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Tips On Learning Arabic From A High School Perspective


Today we have a guest post from Hudson Lee, a 17 year old student from a private school that offers Arabic. 

Hudson recently travelled to Jordan and has some tips to share based on what he’s learned. I think it’s great to see young people enthusiastic about Arabic and the Middle East!

Over to you, Hudson. 🙂


When I started my journey into the Arabic language three years ago, the uniqueness of the language and the novelty of a high school Arabic class intrigued me.

My freshman self entered class on the first day, eager and ready to learn.

For two weeks, it was great! The “new” alphabet didn’t seem so new to me anymore, and I learned all the common greetings and questions. Even my parents and friends were impressed.

Great, right?

Well, not really.

After only two weeks, I stopped being so eager to learn, and my Arabic class began to fall into a repetitive pattern of vocabulary and grammar.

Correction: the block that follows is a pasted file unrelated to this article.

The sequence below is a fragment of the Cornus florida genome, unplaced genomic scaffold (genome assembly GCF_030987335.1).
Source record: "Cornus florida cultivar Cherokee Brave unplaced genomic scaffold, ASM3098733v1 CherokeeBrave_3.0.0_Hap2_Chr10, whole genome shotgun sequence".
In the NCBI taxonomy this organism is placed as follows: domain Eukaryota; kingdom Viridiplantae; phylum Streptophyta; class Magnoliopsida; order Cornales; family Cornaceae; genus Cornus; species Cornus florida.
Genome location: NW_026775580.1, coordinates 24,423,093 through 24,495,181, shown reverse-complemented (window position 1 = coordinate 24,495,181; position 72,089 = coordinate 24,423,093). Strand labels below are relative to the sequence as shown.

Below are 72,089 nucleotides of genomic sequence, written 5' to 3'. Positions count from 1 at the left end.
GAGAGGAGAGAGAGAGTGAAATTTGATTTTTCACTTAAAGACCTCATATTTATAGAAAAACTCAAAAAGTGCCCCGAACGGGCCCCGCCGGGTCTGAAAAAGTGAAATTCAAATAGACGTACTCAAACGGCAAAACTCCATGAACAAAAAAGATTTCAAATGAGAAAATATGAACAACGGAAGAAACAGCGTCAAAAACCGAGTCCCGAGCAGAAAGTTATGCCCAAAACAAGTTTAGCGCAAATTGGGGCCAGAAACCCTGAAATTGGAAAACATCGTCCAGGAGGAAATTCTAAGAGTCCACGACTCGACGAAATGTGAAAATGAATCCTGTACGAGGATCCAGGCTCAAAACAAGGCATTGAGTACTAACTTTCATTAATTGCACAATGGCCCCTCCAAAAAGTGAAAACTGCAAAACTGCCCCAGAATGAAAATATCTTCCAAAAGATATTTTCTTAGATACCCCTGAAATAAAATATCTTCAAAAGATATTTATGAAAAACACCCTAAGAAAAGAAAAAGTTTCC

Worst of all, I didn’t really feel like I was improving much.

Skip to sophomore year, where it was much of the same.

I didn’t bother to study any Arabic over that summer, because at that point Arabic just didn’t seem that important to me. I improved some during sophomore year, but I felt like I had hit a wall.

Sure, I was appreciative that my school is one of a handful in the state to offer Arabic but the original novelty and uniqueness of the language began to wear off.

I found myself beginning to view Arabic class as just another class to check off a list and get a good grade in.

In other words, I failed to take advantage of this great language learning opportunity.

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  1. Your experience with languages mirrors mine, especially your early eagerness to take the class that turned to boredom. I spent all four years in high school taking French classes, yet never came out able to speak any of it. When I moved to the Philippines I was determined to become conversant in a foreign language. With no tutors, no tests, and no classes, it only took three months of hanging out in the local villages and just trying to speak the local Cebuano language to become conversant. I realized that nothing prevented me from learning a new language like school (everyone I know expresses the same sentiment). Congratulations on your self-education.

  2. Seems like an interesting subject. Good luck in your further studies.

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